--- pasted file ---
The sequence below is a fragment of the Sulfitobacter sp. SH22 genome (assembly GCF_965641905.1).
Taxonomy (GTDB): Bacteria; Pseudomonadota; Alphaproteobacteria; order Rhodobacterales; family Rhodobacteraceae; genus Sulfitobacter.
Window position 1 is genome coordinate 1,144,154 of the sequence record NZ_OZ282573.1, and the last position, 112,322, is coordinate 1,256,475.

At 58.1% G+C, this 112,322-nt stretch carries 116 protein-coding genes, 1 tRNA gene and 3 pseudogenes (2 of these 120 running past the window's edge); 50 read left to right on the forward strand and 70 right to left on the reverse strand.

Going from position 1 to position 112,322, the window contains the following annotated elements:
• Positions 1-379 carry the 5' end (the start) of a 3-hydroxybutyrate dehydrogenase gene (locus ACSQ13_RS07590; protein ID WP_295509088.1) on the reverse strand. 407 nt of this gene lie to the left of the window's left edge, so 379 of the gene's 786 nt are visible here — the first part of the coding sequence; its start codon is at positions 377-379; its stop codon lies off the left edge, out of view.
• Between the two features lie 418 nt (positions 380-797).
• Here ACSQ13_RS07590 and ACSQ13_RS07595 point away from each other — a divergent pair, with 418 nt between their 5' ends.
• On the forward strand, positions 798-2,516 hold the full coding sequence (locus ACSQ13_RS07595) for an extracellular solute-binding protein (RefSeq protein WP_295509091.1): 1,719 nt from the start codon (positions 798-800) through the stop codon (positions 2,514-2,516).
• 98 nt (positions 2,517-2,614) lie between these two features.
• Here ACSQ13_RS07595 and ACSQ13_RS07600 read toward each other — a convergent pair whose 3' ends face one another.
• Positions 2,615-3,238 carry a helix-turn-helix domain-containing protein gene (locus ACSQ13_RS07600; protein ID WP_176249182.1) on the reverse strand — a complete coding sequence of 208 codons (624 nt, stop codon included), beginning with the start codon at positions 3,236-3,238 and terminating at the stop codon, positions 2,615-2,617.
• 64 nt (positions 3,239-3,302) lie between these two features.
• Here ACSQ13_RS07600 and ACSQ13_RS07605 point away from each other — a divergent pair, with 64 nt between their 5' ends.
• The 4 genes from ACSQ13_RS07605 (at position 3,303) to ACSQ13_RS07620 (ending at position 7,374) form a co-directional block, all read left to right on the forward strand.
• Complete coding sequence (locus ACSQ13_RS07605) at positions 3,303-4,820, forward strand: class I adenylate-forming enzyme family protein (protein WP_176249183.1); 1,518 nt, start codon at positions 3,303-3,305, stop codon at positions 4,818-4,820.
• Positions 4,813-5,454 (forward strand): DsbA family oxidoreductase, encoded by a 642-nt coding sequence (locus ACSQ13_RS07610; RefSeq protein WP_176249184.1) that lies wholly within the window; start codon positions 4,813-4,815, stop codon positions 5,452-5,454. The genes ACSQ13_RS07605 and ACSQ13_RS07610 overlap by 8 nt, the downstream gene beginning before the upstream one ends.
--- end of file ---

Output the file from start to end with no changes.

The sequence below is a fragment of the Sulfitobacter sp. SH22 genome (assembly GCF_965641905.1).
Taxonomy (GTDB): Bacteria; Pseudomonadota; Alphaproteobacteria; order Rhodobacterales; family Rhodobacteraceae; genus Sulfitobacter.
Window position 1 is genome coordinate 1,144,154 of the sequence record NZ_OZ282573.1, and the last position, 112,322, is coordinate 1,256,475.

At 58.1% G+C, this 112,322-nt stretch carries 116 protein-coding genes, 1 tRNA gene and 3 pseudogenes (2 of these 120 running past the window's edge); 50 read left to right on the forward strand and 70 right to left on the reverse strand.

Going from position 1 to position 112,322, the window contains the following annotated elements:
• Positions 1-379 carry the 5' end (the start) of a 3-hydroxybutyrate dehydrogenase gene (locus ACSQ13_RS07590; protein ID WP_295509088.1) on the reverse strand. 407 nt of this gene lie to the left of the window's left edge, so 379 of the gene's 786 nt are visible here — the first part of the coding sequence; its start codon is at positions 377-379; its stop codon lies off the left edge, out of view.
• Between the two features lie 418 nt (positions 380-797).
• Here ACSQ13_RS07590 and ACSQ13_RS07595 point away from each other — a divergent pair, with 418 nt between their 5' ends.
• On the forward strand, positions 798-2,516 hold the full coding sequence (locus ACSQ13_RS07595) for an extracellular solute-binding protein (RefSeq protein WP_295509091.1): 1,719 nt from the start codon (positions 798-800) through the stop codon (positions 2,514-2,516).
• 98 nt (positions 2,517-2,614) lie between these two features.
• Here ACSQ13_RS07595 and ACSQ13_RS07600 read toward each other — a convergent pair whose 3' ends face one another.
• Positions 2,615-3,238 carry a helix-turn-helix domain-containing protein gene (locus ACSQ13_RS07600; protein ID WP_176249182.1) on the reverse strand — a complete coding sequence of 208 codons (624 nt, stop codon included), beginning with the start codon at positions 3,236-3,238 and terminating at the stop codon, positions 2,615-2,617.
• 64 nt (positions 3,239-3,302) lie between these two features.
• Here ACSQ13_RS07600 and ACSQ13_RS07605 point away from each other — a divergent pair, with 64 nt between their 5' ends.
• The 4 genes from ACSQ13_RS07605 (at position 3,303) to ACSQ13_RS07620 (ending at position 7,374) form a co-directional block, all read left to right on the forward strand.
• Complete coding sequence (locus ACSQ13_RS07605) at positions 3,303-4,820, forward strand: class I adenylate-forming enzyme family protein (protein WP_176249183.1); 1,518 nt, start codon at positions 3,303-3,305, stop codon at positions 4,818-4,820.
• Positions 4,813-5,454 (forward strand): DsbA family oxidoreductase, encoded by a 642-nt coding sequence (locus ACSQ13_RS07610; RefSeq protein WP_176249184.1) that lies wholly within the window; start codon positions 4,813-4,815, stop codon positions 5,452-5,454. The genes ACSQ13_RS07605 and ACSQ13_RS07610 overlap by 8 nt, the downstream gene beginning before the upstream one ends.